On this day in 1919 the Town Council of Deseronto discussed a letter they had received from Miss Margaret S. Stoddart:

Minute about Miss Stoddart's dog


Miss Margaret S. Stoddart – stating that her dog died twenty four hours after she had paid her dog tax, and asking the Council to refund the Amount of the tax.

Moved by the Reeve, seconded by Coun. Burns that the Treasurer be instructed to return to her the Amount she paid for dog tax on her returning the tag. Carried.

Margaret Sheldon Stoddart was born in Toronto on June 8th, 1871, the daughter of two Scots: William Stoddart, a tailor, and Margaret (née Home). The family were living in Deseronto by 1891. Henry Osborne took a photograph of their house at 187 St. George Street, to the north of the Presbyterian Church in around 1895:

William Stoddart's house

The house is still there today (although the trees are a bit bigger!):

Google Streetview image of St. George Street house

In 1896 William placed an advertisement in the Deseronto Library Catalogue for his tailor’s shop on Main Street:

Advertisement for Stoddart's tailor shop

Margaret Stoddart senior died in December 1901. This photograph of William in his ‘Sons of Scotland’ regalia was taken in about 1903. He died in August 1906.
William Stoddart

At the time of the 1911 census Margaret Sheldon Stoddart was living in the St. George Street house with her brother, William (also a tailor), and his children, Bruce and Nora, who were described as ‘lodgers’. The children’s mother, Frances, had died in July 1906 in Kemptville. During the First World War Margaret acted as a chaperone in the dances put on for the airmen who were learning to fly at the local Royal Flying Corps camps.1 In 1921 William was no longer living in the Stoddart’s house and Bruce and Nora were described as ‘son’ and ‘daughter’ in relation to Margaret, perhaps suggesting that she had adopted them. Nora later married Harold McMurrich Rathbun.

Margaret Stoddart died in 1947 and was buried in Deseronto Cemetery in plot 19I. History does not however record where her dog was laid to rest!

1. C.W. Hunt Dancing in the Sky (2009) p.137

This Google map shows the burial or memorial places for the Deseronto men who died during the First World War.

This memorial project has revealed a lot to us about the Deseronto people who were directly involved in the First World War. For many of those who lived through this conflict, their lives would be forever altered by the loss of loved ones, friends, and health.

Our thanks to all those who have contributed additional information and family stories about these people, who would otherwise just be names in records. It has been an honour to learn about them all and to reflect on their experiences.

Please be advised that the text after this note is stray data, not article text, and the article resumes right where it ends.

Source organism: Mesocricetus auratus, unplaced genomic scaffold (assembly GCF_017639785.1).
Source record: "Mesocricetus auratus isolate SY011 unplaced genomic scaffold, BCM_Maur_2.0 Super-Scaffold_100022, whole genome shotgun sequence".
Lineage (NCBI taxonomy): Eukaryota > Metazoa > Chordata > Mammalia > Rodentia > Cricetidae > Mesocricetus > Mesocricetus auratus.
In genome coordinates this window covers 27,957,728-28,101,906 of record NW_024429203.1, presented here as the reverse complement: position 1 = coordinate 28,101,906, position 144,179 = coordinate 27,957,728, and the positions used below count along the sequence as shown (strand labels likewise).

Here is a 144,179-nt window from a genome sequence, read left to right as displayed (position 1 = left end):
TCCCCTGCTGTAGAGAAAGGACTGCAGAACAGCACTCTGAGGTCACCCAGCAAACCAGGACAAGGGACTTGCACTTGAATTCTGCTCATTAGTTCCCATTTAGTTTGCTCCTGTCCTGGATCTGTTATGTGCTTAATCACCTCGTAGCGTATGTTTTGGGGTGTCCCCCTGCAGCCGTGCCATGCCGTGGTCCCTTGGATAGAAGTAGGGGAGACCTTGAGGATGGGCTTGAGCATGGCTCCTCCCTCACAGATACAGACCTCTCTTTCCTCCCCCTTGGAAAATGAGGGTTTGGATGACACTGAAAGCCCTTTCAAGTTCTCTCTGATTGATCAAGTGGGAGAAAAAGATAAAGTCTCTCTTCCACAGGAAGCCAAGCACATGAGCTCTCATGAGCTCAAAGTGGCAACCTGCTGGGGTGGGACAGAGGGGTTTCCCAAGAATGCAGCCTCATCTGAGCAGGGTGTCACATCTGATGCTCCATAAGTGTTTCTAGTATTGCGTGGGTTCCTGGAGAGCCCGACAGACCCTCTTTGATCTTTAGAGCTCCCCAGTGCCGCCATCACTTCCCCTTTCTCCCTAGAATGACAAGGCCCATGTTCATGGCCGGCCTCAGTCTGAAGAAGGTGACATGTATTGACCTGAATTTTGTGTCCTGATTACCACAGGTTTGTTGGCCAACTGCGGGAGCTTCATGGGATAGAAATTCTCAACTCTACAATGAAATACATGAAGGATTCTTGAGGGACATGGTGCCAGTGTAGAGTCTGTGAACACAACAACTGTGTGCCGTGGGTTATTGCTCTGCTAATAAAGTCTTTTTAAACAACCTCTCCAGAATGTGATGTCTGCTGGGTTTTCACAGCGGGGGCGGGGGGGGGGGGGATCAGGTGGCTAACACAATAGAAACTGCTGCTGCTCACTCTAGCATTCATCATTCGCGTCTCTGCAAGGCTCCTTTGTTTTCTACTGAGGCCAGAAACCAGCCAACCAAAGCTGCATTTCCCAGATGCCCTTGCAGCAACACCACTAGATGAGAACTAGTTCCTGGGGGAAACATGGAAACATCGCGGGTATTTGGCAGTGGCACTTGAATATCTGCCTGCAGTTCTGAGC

Harold MacDonald Pineo signature
Lieutenant Harold Macdonald Pineo died of influenza on this day in 1918 in the Royal Air Force hospital in Deseronto. He had transferred to the Royal Air Force in May 1918 from the army, and had only been with 42nd Wing since September 19th, 1918.

Pineo was buried in Virden Cemetery, Manitoba.

On this day in 1918 Sergeant John Ray Holland died at Camp Rathbun Hospital in Deseronto of pneumonia caused by influenza. Holland was a carpenter who had joined the Royal Flying Corps in England on July 6th, 1916. In March 1917 he was transferred to the new training camps in Canada where he was promoted corporal in August 1917 and sergeant in April 1918 when the Royal Flying Corps became the Royal Air Force. In some records his name is given as Roy, rather than Ray. He had previously served for four years in the 3rd West Riding Brigade of the Royal Field Artillery.

Holland was born in Bakewell, Derbyshire in 1890. In the 1911 census he was listed as an apprentice joiner, living in Sheffield, West Yorkshire. He married Phyllis Rhodes in Sheffield on September 23rd, 1914 and the couple had two children, born in February 1915 and April 1916. Holland’s parents were Richard and Annie Holland. They were living at 56 Cherry Street in Sheffield when he died.

John Ray Holland was buried in Deseronto Cemetery.

John Ray Holland gravestone

Con Barnhart's signature

On this day in 2018, Con Barnhart died in No. 12 Canadian General Hospital in Bramshott, England of meningitis.

Con was buried in St. Mary’s Churchyard, Bramshott.

He is also remembered on the Deseronto war memorial.

Deseronto memorial

David John Powless signature

On this day in 1918 David John Powless died of pneumonia at 913 Dundas Street, Toronto. He had been discharged four weeks earlier from the army due to being over age (he was a few weeks shy of his fiftieth birthday). He had served overseas for 22 months.

Initially the Dominion Pension Board refused to pay his widow, Rose, a pension, as Powless had already been discharged when he died. The Toronto Star took up her case, claiming that the widow and her children were surviving on $8 a week, the earnings of her daughter.

Rose Powless and children

Rose Powless and children, from the Toronto Star, January 31st, 1919

This photograph from the newspaper shows Rose with Douglas, Florence, Edwin, Mayford and Alfred.

On February 20th, 1919 the Toronto Star reported that:

The attending physician gave his certificate that Pte. Powless would undoubtedly have recovered had it not been for the fact that service overseas had undermined his constitution. But owing to the fact that death occurred after discharge, and there was no disability on record, no pension was granted to the widow on her application. The board at Ottawa wrote that the regulations did not permit it.